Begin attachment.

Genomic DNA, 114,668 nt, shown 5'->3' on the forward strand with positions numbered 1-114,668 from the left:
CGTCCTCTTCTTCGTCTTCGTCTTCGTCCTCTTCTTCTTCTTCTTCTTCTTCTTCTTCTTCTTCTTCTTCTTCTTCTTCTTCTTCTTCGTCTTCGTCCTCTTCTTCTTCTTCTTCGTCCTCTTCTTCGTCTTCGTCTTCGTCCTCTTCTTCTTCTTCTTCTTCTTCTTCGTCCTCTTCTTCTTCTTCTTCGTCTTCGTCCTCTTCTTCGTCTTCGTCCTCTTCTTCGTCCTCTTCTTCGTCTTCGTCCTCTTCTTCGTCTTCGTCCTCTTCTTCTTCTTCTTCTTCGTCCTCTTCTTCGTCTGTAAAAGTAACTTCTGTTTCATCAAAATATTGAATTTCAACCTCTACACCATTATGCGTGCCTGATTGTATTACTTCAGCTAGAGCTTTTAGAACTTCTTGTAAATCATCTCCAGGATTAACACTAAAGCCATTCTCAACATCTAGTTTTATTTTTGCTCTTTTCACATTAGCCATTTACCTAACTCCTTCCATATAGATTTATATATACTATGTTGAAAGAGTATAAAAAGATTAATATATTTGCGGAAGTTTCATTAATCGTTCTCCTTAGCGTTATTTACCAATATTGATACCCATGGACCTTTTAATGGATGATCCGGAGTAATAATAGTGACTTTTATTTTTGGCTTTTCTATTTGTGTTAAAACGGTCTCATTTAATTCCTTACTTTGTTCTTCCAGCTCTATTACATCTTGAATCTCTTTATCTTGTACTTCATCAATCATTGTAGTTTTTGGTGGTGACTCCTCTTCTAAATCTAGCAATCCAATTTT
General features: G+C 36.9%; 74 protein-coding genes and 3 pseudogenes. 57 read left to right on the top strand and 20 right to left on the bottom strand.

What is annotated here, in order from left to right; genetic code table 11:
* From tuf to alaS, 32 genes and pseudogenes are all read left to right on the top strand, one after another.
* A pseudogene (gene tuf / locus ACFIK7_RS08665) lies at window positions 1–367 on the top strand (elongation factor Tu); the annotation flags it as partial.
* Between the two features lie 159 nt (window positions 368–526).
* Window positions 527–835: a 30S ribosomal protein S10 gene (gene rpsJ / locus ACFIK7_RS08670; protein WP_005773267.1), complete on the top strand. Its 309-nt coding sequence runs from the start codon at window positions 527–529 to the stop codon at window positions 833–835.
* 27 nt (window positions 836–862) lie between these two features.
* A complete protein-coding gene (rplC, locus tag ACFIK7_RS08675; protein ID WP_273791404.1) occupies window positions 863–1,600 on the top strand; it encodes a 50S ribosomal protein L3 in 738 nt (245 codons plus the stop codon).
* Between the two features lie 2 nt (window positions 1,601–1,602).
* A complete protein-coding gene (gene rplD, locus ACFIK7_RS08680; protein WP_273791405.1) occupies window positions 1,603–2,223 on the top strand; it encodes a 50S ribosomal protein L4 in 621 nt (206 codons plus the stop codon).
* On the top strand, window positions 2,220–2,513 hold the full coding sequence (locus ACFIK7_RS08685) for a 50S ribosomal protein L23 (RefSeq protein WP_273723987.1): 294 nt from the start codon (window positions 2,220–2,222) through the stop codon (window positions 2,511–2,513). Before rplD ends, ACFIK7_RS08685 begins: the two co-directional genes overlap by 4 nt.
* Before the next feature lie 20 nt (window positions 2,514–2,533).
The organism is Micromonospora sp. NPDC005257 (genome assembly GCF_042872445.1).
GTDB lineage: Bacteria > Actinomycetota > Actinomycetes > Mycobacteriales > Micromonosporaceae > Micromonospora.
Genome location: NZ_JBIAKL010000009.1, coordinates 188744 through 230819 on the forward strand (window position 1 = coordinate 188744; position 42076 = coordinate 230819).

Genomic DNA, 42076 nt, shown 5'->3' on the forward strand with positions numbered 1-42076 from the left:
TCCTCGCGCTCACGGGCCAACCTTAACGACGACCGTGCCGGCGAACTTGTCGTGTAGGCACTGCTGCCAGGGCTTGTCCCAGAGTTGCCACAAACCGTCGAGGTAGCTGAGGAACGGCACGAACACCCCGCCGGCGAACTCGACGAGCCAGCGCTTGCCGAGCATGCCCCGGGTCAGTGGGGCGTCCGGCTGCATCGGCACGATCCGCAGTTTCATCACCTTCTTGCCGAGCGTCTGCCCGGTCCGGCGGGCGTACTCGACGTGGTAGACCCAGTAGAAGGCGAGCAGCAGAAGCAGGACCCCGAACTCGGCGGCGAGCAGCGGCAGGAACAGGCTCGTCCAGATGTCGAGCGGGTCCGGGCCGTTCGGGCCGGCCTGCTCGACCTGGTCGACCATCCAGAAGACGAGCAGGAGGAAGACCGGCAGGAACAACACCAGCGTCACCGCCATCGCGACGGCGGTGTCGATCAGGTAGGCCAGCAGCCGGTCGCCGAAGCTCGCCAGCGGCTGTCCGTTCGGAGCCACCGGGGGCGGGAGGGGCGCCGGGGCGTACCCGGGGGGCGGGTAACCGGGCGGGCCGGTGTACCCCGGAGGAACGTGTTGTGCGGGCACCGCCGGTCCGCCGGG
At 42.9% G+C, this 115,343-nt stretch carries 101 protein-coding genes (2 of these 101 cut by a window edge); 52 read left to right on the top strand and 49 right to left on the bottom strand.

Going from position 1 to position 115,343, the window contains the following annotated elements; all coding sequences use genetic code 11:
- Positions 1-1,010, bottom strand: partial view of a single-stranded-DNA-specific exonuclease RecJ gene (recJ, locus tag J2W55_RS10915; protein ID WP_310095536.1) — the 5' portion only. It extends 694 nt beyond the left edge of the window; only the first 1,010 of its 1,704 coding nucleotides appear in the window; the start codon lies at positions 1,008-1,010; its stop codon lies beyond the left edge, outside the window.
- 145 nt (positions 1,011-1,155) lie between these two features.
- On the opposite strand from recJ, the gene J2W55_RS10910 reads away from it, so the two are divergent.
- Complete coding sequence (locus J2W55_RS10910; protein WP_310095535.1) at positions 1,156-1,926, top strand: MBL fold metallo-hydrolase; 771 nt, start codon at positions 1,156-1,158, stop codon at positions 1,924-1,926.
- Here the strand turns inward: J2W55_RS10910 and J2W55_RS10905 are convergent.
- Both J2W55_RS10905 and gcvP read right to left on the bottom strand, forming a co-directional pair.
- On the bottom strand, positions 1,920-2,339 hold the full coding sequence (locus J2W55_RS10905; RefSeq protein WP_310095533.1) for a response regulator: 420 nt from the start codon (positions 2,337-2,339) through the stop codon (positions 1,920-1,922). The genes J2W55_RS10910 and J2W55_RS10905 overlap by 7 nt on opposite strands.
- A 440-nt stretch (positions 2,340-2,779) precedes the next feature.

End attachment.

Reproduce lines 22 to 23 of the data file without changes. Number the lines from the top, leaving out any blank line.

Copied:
- Positions 1-1,010, bottom strand: partial view of a single-stranded-DNA-specific exonuclease RecJ gene (recJ, locus tag J2W55_RS10915; protein ID WP_310095536.1) — the 5' portion only. It extends 694 nt beyond the left edge of the window; only the first 1,010 of its 1,704 coding nucleotides appear in the window; the start codon lies at positions 1,008-1,010; its stop codon lies beyond the left edge, outside the window.
- 145 nt (positions 1,011-1,155) lie between these two features.